Todd Miller - Roofing Expert

#9 – Valley Systems

If your home’s roof has valleys on it, it’s important to know how those valleys will be handled if you’re having a metal roof installed. Valleys occur on a roof when adjoining roof planes meet, usually at a right angle with an inside corner. If your home ever gets debris on the roof such as tree leaves, pine needles, those little maple whirligig seed pods, or ice and snow, it’s important to think about how all of that debris will naturally slide toward the valleys.

Some metal roof manufacturers and contractors take the easy way out on valleys. They will either have channels that the metal roof panels are received into or they will just use butyl sealants to try to make them watertight. These both will be eventual problems. If the panels are received into channels at the valleys, those channels will clog with the roof debris that slides into them. Clogs will cause water to go places it shouldn’t or can even cause water to pool and collect in the valley system, eventually causing rust or corrosion. Valleys that are just sealed with butyl or other materials are very prone to eventual failure when those sealants dry out and crack, if they even seal right in the first place.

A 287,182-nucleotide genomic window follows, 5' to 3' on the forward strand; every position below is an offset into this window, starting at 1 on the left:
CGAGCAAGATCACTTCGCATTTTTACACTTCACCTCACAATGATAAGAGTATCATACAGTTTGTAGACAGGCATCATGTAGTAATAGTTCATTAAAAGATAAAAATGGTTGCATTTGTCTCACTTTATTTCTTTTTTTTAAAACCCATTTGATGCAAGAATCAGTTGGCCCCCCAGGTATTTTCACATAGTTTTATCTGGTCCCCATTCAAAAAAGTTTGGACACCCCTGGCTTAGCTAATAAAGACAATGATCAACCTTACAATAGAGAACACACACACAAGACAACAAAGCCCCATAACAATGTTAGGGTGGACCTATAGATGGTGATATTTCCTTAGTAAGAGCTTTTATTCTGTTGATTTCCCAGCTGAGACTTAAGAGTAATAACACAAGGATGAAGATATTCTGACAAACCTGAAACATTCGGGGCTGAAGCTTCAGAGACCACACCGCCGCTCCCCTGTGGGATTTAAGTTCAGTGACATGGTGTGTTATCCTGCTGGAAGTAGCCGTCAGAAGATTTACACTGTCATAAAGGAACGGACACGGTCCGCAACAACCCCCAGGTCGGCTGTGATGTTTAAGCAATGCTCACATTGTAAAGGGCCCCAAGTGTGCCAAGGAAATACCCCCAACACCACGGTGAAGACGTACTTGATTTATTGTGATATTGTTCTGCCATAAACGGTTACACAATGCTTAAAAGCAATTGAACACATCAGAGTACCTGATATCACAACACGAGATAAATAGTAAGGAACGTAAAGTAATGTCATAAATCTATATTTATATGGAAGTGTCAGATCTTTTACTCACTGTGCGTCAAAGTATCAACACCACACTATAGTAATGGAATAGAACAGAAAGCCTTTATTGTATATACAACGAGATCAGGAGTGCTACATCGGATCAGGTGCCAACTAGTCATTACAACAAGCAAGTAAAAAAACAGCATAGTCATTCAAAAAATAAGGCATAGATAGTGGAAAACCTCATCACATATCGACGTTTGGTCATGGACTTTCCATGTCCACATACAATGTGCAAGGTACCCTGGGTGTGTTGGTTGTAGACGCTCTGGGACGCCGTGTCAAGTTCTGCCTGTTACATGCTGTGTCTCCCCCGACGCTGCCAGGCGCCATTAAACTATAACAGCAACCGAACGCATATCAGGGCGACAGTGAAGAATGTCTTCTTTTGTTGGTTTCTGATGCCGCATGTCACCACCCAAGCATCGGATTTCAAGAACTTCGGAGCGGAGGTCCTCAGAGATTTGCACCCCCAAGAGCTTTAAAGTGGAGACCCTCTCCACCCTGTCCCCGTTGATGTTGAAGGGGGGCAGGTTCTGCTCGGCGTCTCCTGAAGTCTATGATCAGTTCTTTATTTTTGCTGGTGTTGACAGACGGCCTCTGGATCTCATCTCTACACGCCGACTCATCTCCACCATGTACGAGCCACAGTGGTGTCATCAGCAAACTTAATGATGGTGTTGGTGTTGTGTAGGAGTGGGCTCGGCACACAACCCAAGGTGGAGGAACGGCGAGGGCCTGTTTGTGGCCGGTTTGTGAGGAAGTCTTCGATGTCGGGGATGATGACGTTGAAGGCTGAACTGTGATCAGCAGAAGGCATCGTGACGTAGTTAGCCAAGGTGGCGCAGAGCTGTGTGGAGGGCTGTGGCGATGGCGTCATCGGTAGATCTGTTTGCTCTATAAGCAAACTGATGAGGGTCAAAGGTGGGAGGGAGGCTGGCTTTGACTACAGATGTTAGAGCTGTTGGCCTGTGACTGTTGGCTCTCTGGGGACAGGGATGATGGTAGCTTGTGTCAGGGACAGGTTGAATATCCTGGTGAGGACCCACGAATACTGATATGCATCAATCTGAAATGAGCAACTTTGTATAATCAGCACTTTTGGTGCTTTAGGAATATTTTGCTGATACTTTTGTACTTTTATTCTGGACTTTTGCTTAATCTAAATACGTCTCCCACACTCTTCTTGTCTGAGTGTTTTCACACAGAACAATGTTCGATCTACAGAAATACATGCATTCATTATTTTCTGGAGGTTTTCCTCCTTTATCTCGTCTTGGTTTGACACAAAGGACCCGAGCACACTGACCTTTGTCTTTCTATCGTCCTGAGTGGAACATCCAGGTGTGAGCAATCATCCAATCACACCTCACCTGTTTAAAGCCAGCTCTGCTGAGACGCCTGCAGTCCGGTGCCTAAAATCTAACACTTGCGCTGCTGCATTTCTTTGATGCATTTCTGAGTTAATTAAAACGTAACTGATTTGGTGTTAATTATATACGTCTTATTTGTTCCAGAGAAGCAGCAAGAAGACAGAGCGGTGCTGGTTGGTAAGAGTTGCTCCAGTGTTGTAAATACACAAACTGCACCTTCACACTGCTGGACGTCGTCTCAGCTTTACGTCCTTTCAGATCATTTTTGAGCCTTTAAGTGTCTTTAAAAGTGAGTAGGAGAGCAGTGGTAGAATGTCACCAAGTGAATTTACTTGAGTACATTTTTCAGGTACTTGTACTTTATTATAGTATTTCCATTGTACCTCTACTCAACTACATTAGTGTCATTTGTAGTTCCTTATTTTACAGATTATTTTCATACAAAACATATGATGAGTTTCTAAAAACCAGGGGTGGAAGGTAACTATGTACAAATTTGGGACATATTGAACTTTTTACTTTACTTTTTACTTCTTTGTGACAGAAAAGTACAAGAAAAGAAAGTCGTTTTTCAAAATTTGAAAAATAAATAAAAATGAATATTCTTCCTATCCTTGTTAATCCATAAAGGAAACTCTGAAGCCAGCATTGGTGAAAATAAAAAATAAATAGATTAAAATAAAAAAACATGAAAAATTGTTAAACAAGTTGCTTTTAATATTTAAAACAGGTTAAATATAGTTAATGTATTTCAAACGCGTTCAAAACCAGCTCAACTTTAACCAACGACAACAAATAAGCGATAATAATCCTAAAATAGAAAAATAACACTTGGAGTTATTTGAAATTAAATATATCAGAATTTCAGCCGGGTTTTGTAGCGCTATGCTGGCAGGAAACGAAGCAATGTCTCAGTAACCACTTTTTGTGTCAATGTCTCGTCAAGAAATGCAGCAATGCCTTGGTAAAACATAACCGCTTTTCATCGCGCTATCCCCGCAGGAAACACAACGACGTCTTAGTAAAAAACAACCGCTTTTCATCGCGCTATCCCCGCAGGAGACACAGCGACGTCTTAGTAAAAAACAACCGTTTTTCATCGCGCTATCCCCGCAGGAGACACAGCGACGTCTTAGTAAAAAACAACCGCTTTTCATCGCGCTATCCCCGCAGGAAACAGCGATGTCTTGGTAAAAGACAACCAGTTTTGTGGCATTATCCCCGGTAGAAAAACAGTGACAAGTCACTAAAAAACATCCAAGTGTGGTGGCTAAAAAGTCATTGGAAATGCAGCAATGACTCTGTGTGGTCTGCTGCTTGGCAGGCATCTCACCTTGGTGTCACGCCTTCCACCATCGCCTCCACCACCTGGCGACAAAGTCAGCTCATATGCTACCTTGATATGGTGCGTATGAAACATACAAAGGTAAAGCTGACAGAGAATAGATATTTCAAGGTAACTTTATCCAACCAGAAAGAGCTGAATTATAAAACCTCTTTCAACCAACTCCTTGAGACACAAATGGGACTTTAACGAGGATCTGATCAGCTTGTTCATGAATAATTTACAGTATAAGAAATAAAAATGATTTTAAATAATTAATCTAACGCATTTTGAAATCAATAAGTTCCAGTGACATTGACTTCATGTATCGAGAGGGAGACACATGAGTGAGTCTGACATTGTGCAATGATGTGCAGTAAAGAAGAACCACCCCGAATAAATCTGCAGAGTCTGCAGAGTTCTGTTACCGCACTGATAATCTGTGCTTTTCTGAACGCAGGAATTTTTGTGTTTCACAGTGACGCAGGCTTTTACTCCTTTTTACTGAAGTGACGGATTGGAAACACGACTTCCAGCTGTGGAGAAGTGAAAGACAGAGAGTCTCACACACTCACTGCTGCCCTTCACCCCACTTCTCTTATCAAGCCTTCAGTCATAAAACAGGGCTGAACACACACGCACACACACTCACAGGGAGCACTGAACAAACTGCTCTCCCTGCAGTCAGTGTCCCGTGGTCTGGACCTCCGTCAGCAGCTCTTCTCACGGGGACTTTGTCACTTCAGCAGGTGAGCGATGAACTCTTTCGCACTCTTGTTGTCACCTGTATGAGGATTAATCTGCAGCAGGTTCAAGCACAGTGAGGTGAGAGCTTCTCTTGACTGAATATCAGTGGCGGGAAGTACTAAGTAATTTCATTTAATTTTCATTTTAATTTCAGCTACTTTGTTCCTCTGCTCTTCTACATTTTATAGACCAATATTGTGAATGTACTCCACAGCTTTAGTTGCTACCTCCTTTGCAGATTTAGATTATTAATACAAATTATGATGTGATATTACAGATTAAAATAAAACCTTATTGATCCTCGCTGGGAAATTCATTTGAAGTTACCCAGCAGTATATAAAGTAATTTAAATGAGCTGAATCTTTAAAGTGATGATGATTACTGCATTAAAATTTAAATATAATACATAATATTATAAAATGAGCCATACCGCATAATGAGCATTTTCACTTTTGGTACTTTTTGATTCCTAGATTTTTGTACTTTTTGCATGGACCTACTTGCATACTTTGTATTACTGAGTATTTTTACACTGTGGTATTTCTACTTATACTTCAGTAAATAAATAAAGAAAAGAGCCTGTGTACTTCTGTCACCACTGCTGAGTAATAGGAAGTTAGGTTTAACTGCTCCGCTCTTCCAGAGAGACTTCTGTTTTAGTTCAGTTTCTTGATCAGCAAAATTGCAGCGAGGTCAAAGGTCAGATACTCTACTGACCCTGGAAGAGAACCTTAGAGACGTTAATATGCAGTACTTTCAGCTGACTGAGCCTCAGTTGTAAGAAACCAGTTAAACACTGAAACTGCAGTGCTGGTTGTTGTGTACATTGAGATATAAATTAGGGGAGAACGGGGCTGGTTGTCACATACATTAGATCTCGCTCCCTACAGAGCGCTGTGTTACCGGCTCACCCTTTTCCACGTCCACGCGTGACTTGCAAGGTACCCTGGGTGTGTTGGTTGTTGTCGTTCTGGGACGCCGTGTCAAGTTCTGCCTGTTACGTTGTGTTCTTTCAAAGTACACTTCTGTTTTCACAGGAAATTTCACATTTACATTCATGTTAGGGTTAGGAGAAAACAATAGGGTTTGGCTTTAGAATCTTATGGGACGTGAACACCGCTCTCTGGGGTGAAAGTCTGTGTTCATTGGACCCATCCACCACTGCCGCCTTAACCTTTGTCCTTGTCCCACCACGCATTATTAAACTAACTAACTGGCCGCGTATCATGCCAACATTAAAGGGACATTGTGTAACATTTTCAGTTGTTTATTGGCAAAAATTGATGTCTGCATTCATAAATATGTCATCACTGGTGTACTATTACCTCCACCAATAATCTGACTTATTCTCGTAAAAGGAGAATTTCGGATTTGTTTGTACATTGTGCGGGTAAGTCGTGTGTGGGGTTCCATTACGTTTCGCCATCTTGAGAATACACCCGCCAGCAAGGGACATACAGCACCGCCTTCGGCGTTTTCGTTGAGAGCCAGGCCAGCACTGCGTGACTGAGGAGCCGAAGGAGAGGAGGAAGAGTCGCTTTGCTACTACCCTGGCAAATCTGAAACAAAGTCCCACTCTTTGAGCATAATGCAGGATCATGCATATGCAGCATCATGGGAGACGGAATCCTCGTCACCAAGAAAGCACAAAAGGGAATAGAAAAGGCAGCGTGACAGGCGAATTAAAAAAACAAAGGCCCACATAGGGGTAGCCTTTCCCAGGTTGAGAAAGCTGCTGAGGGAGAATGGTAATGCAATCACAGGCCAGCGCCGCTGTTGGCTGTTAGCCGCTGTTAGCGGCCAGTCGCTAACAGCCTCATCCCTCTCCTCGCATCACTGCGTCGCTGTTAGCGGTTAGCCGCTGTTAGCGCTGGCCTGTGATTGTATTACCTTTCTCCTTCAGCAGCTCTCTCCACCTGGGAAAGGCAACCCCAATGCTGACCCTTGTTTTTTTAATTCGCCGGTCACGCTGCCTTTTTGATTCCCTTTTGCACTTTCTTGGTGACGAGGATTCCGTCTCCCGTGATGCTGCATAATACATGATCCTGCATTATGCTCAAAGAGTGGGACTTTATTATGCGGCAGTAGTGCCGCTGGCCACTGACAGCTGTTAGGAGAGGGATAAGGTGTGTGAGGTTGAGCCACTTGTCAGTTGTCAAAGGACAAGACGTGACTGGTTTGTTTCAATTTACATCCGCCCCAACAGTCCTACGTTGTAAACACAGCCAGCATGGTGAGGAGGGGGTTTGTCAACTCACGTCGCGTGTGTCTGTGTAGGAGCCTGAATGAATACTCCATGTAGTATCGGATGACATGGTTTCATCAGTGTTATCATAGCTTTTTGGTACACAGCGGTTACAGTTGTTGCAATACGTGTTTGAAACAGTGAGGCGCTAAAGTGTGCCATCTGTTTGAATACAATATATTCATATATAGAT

The valley system you really need is what we call an open or self-cleaning valley. This type of valley carries water as well as all debris on top of the roof system, never in hidden channels beneath the surface of the roof. This prevents the clogging problems which inevitably lead to water getting places it shouldn’t be and causing problems.